Energy tradeoffs and economic feasibility of irrigation development in the Pacific Northwest
Read Online
Share

Energy tradeoffs and economic feasibility of irrigation development in the Pacific Northwest

  • 242 Want to read
  • ·
  • 41 Currently reading

Published by College of Agriculture Research Center, Washington State University in [Pullman, Wash.] .
Written in English

Subjects:

  • Irrigation -- Economic aspects -- Northwest, Pacific,
  • Irrigation efficiency -- Northwest, Pacific,
  • Electric power production -- Northwest, Pacific

Book details:

Edition Notes

StatementNorman K. Whittlesey ... [et al.].
SeriesBulletin / College of Agriculture Research Center, Washington State University -- 0896, Bulletin (Washington State University. College of Agriculture. Research Center) -- 896.
ContributionsWhittlesey, Norman K., Washington State University. College of Agriculture. Research Center.
The Physical Object
Pagination30 p. :
Number of Pages30
ID Numbers
Open LibraryOL14551754M
OCLC/WorldCa19356998

Download Energy tradeoffs and economic feasibility of irrigation development in the Pacific Northwest

PDF EPUB FB2 MOBI RTF

To address this gap, in the Irrigation Association commissioned a study to quantify the irrigation industry’s direct and indirect impact on the U.S. economy. Completed in April , the study’s preliminary estimates indicate that the irrigation industry contributes: More than $19 billion per year to gross domestic product. Economic and Conservation Tradeoffs of Regulatory vs. Incentive-based Water Policy in the Pacific Northwest June International Journal of Water Resources Development 16(2)Author: Glenn Schaible. Energy Tradeoffs and Economic Feasibility of Irrigation Development in the Pacific Northwest," College of Agriculture Research Center Bulletin , Estimates of the Elasticities of Supply of Selected Agricultural Commodities.". Economic, social and environmental change is inherent to development. Whilst development aims to bring about positive change it can lead to conflicts. In the past, the promotion of economic growth as the motor for increased well-being was the main development thrust with little sensitivity to adverse social or environmental impacts.

development in Deschutes Basin, along with technology needed to develop selected sites and economic feasibility of developing sites. Three likely scenarios for additional hydropower generation: add new generators at non-powered dams (NPDs) and diversion structures; add new generators in existing irrigation canals and conduits; and. In a solar-powered irrigation systems (SPIS), electricity is generated by solar photovoltaic (PV) panels and used to operate pumps for the abstraction, lifting and/or distribution of irrigation water. SPIS can be applied in a wide range of scales, from individual or community vegetable gardens to large irrigation . Whittlesey, N. K., J. R. Buteau, W. R. Butcher, and D. Walker, Energy Trade-offs and Economic Feasibility of Irrigation Development in the Pacific Northwest. Irrigation water use is the total irrigation amount applied to cereal crops per unit area (m 3 /ha), and area supported by unit of irrigation water use is the reciprocal of irrigation water use. Fertilization, agricultural film and agricultural pesticide per unit area are calculated as the ratio of the total amount to the crop planting area.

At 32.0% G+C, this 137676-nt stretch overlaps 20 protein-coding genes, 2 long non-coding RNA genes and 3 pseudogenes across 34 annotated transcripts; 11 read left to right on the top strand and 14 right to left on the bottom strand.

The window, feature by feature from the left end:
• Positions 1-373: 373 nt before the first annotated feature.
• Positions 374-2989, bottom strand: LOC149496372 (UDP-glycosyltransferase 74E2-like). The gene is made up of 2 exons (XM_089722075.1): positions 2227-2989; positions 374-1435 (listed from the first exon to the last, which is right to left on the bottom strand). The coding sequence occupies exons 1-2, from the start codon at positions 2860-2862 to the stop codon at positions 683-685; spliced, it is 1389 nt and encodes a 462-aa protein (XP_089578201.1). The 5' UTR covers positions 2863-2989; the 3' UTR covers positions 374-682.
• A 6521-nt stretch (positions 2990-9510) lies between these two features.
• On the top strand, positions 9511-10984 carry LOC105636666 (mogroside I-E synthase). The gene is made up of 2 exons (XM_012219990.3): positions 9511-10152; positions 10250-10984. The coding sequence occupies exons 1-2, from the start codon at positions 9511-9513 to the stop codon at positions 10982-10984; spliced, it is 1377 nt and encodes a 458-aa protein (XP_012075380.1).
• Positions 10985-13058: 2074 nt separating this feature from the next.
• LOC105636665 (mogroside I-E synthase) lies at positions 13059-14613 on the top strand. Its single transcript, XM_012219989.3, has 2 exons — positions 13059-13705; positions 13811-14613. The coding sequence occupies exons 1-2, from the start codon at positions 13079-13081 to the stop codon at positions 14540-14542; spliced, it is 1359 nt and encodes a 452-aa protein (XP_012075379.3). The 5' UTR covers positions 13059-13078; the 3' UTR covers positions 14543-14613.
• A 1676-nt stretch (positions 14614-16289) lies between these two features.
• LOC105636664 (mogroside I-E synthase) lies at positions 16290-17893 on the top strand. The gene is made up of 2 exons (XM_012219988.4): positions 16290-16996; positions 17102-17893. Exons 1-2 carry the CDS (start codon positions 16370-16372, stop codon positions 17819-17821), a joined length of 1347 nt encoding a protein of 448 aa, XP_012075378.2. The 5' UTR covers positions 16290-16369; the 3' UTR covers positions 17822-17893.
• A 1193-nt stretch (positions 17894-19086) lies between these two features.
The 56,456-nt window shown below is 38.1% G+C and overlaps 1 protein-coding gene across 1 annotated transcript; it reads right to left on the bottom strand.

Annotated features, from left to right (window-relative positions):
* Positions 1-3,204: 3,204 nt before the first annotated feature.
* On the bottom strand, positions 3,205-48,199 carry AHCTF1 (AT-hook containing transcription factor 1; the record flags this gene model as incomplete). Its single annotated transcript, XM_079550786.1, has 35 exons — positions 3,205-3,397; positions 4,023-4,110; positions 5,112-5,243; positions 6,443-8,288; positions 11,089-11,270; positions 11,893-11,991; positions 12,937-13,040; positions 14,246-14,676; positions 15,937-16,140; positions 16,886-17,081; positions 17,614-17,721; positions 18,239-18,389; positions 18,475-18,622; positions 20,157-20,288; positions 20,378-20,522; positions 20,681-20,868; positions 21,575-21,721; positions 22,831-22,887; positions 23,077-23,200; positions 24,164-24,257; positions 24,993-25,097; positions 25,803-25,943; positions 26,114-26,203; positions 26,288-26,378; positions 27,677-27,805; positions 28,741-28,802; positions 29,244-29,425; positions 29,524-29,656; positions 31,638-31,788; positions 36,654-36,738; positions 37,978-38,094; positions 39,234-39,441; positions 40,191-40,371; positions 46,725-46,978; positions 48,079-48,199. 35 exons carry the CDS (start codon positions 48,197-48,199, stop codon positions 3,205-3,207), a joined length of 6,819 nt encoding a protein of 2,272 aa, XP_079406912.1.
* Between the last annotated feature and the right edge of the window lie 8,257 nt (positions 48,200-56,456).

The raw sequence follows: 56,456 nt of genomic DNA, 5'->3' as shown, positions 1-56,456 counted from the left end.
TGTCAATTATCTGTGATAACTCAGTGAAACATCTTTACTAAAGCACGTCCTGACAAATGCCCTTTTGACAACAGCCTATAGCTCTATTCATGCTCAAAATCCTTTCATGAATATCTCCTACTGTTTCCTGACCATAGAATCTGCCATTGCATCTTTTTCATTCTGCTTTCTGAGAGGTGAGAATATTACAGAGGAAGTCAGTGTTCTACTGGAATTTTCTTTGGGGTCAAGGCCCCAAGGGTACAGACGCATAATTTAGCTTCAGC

Irrigation Feasibility Study For The Pombo Property Gerry N. Kamilos, LLC PACIFIC ADVANCED CIVIL ENGINEERING, INC. Newhope Street, Suite Fountain Valley, CA Prepared for: Job # E Prepared by: Revised Ap Revised Janu Janu Irrigation modernization is a promising pathway to update critical rural infrastructure while delivering transformative change in water resilience and distributed hydropower production. This project supports research and development efforts toward unlocking greater economic, energy, and water security potential of irrigation modernization projects. Energy development is the field of activities focused on obtaining sources of energy from natural resources. These activities include production of conventional, alternative and renewable sources of energy, and for the recovery and reuse of energy that would otherwise be wasted. Energy conservation and efficiency measures reduce the demand for energy development, and can have benefits to. In this paper, onfarm water conservation and agricultural economic trade-offs between selected regulatory and conservation-incentive water-policy choices are evaluated for the Pacific Northwest. Five broad water-policy perspectives are analysed using a total of 37 alternative policy scenarios. Policy analyses use a primal/dual-based, multi-product, normalized restricted-equilibrium model of.